Whilst with 416 squadron on the 27th March 1943 flying Spitfire IX BR637 P/O. Anderson came Into land but the approach was too fast. Noticed the air pressure had gone and informed Banic Control. Was told to circle the aerodrome with wheels down and flaps up in order to build up pressure. This was done and the pilot was informed to come in the flaps up, but when the pilot touched down speed was still about 95mph and he went up again.

Circled airfield to build up air pressure. Banic Control informed him to land at Biggin Hill Airfield. As pressure was built up again and flaps down, the pilot requested permission to try and land at Kenley which was given.

Touched down on three points at yellow, bar and Banjo Control said 'Okay'. The Pilot thought he was down safely, but the aircraft kept rolling quite fast. Considered pulling up the undercarriage, but due to carrying long-range fuel tanks this was impossible, and the aircraft ran off the end of the runway at 18:30hrs.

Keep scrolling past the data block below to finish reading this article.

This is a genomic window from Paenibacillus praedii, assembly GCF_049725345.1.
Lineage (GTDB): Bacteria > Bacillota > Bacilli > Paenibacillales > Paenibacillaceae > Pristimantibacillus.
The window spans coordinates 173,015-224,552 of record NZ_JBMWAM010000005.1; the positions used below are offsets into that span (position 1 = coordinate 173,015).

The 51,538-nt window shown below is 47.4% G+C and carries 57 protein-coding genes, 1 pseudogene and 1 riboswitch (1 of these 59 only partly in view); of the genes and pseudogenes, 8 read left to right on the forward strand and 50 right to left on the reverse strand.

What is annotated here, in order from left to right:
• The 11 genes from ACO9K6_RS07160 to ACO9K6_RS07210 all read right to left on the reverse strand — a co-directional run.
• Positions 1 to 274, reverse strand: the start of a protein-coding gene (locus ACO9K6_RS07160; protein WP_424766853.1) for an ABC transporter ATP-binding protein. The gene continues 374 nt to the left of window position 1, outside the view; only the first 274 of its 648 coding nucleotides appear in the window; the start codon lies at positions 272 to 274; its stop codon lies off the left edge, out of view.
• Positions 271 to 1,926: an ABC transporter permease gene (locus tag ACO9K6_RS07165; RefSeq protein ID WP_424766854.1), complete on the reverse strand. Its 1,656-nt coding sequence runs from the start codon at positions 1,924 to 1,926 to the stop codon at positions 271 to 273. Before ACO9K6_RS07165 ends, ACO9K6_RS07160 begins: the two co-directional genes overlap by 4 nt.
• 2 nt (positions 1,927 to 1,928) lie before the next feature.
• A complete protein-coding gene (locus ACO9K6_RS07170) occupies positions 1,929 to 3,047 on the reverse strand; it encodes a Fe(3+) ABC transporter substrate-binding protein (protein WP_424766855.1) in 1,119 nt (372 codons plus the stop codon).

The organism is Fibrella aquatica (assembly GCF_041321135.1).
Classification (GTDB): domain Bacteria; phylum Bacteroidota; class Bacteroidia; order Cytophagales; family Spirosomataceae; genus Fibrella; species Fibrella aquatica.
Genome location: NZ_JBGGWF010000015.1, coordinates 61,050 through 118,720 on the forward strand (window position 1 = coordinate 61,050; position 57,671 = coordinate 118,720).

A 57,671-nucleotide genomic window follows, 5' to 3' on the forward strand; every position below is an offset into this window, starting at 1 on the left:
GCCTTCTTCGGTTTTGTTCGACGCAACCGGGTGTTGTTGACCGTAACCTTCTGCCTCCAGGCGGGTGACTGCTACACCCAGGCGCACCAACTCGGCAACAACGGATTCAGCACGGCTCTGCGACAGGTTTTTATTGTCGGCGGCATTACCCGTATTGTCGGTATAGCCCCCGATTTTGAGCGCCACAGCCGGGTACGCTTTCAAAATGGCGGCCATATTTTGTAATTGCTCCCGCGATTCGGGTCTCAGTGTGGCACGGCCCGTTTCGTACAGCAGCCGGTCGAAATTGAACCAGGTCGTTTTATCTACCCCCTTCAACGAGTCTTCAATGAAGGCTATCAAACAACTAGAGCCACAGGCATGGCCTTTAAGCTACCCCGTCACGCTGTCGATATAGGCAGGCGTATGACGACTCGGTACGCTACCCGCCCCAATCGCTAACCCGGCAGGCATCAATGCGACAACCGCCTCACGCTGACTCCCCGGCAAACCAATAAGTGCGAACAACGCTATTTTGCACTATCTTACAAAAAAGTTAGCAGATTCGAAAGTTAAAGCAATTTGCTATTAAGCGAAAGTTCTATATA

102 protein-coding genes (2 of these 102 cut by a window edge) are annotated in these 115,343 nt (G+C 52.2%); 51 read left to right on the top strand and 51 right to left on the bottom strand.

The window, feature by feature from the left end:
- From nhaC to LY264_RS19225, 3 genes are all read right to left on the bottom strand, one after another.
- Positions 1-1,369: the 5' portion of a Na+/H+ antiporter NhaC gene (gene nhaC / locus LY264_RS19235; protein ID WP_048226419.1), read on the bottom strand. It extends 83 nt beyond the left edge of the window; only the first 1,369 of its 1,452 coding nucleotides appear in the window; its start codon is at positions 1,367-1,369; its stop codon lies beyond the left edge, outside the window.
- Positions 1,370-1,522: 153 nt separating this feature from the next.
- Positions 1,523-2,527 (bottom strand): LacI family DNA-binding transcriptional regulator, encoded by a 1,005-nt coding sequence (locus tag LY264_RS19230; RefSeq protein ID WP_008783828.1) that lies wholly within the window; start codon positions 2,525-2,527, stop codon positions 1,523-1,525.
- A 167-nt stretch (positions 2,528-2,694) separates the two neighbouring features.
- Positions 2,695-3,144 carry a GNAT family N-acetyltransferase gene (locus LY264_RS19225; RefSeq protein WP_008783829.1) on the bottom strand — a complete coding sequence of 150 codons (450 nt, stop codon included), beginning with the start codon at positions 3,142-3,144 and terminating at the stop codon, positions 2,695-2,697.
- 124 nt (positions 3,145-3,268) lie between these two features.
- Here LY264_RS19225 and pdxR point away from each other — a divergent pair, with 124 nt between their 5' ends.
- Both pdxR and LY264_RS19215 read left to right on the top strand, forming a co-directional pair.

The pilot was unaware of the fact that flaps did not lock down once they were in the down position.

The cause of the failure of the air system was the flap control valve diaphragm split. Special instructions R.D.A. 362 had been carried out to flap valves. The damage was the bending of the propellor blades two mainplanes and the under-carriage. AC Category damage. (For repair at contractor's works or RAF Depot)

The following enquiry stated: